Disruption of the serotonergic system after neonatal hypoxia-ischemia in a rodent model.

Buller KM, Wixey JA, Reinebrant HE - Neurol Res Int (2012)

Schematic diagram depicting the major pathways involved in the synthesis, release, re-uptake and metabolism of serotonin in serotonergic neurons. Components of the figure have been modified from Motifolio. TpH: tryptophan hydroxylase; 5-HTP: 5-hydroxy-L-tryptophan; 5-HT: serotonin; SERT: serotonin transporter; MAO: monoamine oxidase; 5-HIAA: 5-hydroxyindoleacetic acid; 5-HTR: serotonergic receptor.
© Copyright Policy - open-access
Related In: Results  -  Collection

Show All Figures
getmorefigures.php?uid=PMC3306961&req=5

fig1: Schematic diagram depicting the major pathways involved in the synthesis, release, re-uptake and metabolism of serotonin in serotonergic neurons. Components of the figure have been modified from Motifolio. TpH: tryptophan hydroxylase; 5-HTP: 5-hydroxy-L-tryptophan; 5-HT: serotonin; SERT: serotonin transporter; MAO: monoamine oxidase; 5-HIAA: 5-hydroxyindoleacetic acid; 5-HTR: serotonergic receptor.
Mentions: Serotonin is synthesised in the brain in serotonergic neurons from the amino acid L-tryptophan and its metabolite 5-hydroxytryptophan (5-HTP). Synthesis occurs via tryptophan hydroxylase (TpH), 5-HT's rate-limiting enzyme and a second enzyme amino acid decarboxylase. Two isoforms of TpH are known to exist (TpH1 and TpH2) but only TpH2 is found in the brain [52]. The major regulator of 5-HT levels in the brain is the serotonin transporter (SERT). The transporter consists of 12 transmembrane domains that span the presynaptic membrane of 5-HT-releasing cells [53]. Localised on the presynaptic membrane of serotonergic neurons, SERT terminates serotonergic signalling by the efficient reuptake of extracellular serotonin back into the presynaptic neuron (Figure 1) thereby controlling the duration of action and post-synaptic signalling of 5-HT in the brain. Consequently, SERT is a major target for drugs such as selective serotonin reuptake inhibitors (SSRIs) that can increase 5-HT availability in the brain and are useful drugs in the treatment of depression. Serotonin is also broken down by monoamine oxidase (MAO) enzymes, preferentially MAO-A, into 5-hydroxyindoleacetic acid (5-HIAA); serotonin's major metabolite.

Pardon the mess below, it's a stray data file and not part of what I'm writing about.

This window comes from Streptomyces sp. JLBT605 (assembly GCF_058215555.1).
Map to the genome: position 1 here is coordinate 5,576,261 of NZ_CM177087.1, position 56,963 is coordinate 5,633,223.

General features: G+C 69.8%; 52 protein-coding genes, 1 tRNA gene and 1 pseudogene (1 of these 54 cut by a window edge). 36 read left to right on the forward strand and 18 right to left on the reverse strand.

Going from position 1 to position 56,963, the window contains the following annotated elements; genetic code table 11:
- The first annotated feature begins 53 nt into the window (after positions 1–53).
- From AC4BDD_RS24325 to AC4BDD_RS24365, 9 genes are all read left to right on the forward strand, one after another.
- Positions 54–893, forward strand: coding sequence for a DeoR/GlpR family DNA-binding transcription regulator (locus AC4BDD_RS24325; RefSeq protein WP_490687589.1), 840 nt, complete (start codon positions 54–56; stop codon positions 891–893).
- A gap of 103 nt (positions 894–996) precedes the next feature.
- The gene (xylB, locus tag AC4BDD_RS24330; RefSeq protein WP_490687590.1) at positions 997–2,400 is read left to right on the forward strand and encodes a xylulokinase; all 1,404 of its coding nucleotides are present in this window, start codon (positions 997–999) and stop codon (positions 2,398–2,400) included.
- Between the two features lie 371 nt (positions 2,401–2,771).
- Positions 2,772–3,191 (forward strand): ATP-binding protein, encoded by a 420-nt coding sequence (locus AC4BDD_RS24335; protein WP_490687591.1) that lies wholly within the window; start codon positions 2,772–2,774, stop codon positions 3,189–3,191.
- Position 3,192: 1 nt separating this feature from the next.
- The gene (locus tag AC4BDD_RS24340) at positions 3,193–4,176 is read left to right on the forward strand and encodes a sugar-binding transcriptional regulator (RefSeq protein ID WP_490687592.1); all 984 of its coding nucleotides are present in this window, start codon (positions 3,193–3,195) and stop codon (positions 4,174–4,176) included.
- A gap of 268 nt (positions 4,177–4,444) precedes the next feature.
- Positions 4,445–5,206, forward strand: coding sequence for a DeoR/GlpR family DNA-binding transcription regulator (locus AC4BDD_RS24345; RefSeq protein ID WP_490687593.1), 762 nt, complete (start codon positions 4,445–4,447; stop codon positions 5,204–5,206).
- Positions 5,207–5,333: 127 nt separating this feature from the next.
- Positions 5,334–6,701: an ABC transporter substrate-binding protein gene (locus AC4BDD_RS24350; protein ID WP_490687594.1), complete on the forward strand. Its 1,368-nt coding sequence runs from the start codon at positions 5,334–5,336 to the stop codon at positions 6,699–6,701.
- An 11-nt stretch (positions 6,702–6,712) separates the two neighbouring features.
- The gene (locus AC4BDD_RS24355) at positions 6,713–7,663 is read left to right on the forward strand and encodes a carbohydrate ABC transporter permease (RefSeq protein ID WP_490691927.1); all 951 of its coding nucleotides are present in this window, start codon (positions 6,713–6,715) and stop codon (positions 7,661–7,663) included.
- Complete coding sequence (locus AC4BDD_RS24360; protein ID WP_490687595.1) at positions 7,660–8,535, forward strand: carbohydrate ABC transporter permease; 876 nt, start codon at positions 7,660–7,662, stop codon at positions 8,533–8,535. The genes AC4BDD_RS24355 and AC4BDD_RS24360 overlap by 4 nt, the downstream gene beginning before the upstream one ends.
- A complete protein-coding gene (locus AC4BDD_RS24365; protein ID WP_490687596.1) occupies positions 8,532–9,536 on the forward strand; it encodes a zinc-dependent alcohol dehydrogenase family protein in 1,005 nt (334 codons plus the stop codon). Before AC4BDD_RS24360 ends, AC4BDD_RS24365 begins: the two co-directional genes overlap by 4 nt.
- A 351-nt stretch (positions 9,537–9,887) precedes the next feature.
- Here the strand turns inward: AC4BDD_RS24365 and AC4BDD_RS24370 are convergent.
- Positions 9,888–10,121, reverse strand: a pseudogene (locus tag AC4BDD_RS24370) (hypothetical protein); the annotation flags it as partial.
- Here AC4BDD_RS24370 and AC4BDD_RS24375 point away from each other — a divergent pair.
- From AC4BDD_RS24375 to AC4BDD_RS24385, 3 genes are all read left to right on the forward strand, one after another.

Bottom Line: Identifying which specific neuronal phenotypes are vulnerable to neonatal hypoxia-ischemia, where in the brain they are damaged, and the mechanisms that produce neuronal losses are critical to determine the anatomical substrates responsible for neurological impairments in hypoxic-ischemic brain-injured neonates.Here we describe our current work investigating how the serotonergic network in the brain is disrupted in a rodent model of preterm hypoxia-ischemia.These changes can be prevented using two anti-inflammatory interventions; the postinsult administration of minocycline or ibuprofen.

View Article: PubMed Central - PubMed

Affiliation: Royal Brisbane and Women's Hospital, The University of Queensland, Herston, QLD 4029, Australia.

ABSTRACT
Identifying which specific neuronal phenotypes are vulnerable to neonatal hypoxia-ischemia, where in the brain they are damaged, and the mechanisms that produce neuronal losses are critical to determine the anatomical substrates responsible for neurological impairments in hypoxic-ischemic brain-injured neonates. Here we describe our current work investigating how the serotonergic network in the brain is disrupted in a rodent model of preterm hypoxia-ischemia. One week after postnatal day 3 hypoxia-ischemia, losses of serotonergic raphé neurons, reductions in serotonin levels in the brain, and reduced serotonin transporter expression are evident. These changes can be prevented using two anti-inflammatory interventions; the postinsult administration of minocycline or ibuprofen. However, each drug has its own limitations and benefits for use in neonates to stem damage to the serotonergic network after hypoxia-ischemia. By understanding the fundamental mechanisms underpinning hypoxia-ischemia-induced serotonergic damage we will hopefully move closer to developing a successful clinical intervention to treat neonatal brain injury.

No MeSH data available.


Related in: MedlinePlus